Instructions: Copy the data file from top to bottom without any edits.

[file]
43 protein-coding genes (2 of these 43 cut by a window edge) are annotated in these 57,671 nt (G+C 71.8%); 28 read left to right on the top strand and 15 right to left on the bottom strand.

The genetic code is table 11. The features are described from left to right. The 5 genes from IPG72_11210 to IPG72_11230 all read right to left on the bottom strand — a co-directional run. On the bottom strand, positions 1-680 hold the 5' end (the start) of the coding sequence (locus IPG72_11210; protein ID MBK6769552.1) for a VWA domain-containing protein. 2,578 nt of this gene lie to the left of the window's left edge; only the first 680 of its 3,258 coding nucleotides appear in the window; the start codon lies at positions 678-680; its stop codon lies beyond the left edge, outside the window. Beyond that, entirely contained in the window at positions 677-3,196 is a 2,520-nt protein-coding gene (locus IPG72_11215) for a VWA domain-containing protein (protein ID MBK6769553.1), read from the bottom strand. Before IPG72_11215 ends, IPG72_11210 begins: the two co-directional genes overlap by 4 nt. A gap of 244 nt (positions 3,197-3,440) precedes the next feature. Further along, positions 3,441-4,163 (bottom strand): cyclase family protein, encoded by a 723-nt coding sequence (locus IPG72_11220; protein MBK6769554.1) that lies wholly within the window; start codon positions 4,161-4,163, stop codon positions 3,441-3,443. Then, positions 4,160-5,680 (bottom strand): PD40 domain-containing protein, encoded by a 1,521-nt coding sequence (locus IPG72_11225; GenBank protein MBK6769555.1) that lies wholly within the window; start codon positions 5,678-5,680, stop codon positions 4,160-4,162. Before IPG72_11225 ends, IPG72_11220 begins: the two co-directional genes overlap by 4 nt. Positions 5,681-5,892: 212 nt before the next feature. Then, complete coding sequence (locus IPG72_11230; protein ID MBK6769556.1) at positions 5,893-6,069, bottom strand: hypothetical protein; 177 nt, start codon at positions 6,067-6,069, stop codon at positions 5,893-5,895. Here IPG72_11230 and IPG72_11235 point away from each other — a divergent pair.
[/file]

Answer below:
43 protein-coding genes (2 of these 43 cut by a window edge) are annotated in these 57,671 nt (G+C 71.8%); 28 read left to right on the top strand and 15 right to left on the bottom strand.

The genetic code is table 11. The features are described from left to right. The 5 genes from IPG72_11210 to IPG72_11230 all read right to left on the bottom strand — a co-directional run. On the bottom strand, positions 1-680 hold the 5' end (the start) of the coding sequence (locus IPG72_11210; protein ID MBK6769552.1) for a VWA domain-containing protein. 2,578 nt of this gene lie to the left of the window's left edge; only the first 680 of its 3,258 coding nucleotides appear in the window; the start codon lies at positions 678-680; its stop codon lies beyond the left edge, outside the window. Beyond that, entirely contained in the window at positions 677-3,196 is a 2,520-nt protein-coding gene (locus IPG72_11215) for a VWA domain-containing protein (protein ID MBK6769553.1), read from the bottom strand. Before IPG72_11215 ends, IPG72_11210 begins: the two co-directional genes overlap by 4 nt. A gap of 244 nt (positions 3,197-3,440) precedes the next feature. Further along, positions 3,441-4,163 (bottom strand): cyclase family protein, encoded by a 723-nt coding sequence (locus IPG72_11220; protein MBK6769554.1) that lies wholly within the window; start codon positions 4,161-4,163, stop codon positions 3,441-3,443. Then, positions 4,160-5,680 (bottom strand): PD40 domain-containing protein, encoded by a 1,521-nt coding sequence (locus IPG72_11225; GenBank protein MBK6769555.1) that lies wholly within the window; start codon positions 5,678-5,680, stop codon positions 4,160-4,162. Before IPG72_11225 ends, IPG72_11220 begins: the two co-directional genes overlap by 4 nt. Positions 5,681-5,892: 212 nt before the next feature. Then, complete coding sequence (locus IPG72_11230; protein ID MBK6769556.1) at positions 5,893-6,069, bottom strand: hypothetical protein; 177 nt, start codon at positions 6,067-6,069, stop codon at positions 5,893-5,895. Here IPG72_11230 and IPG72_11235 point away from each other — a divergent pair.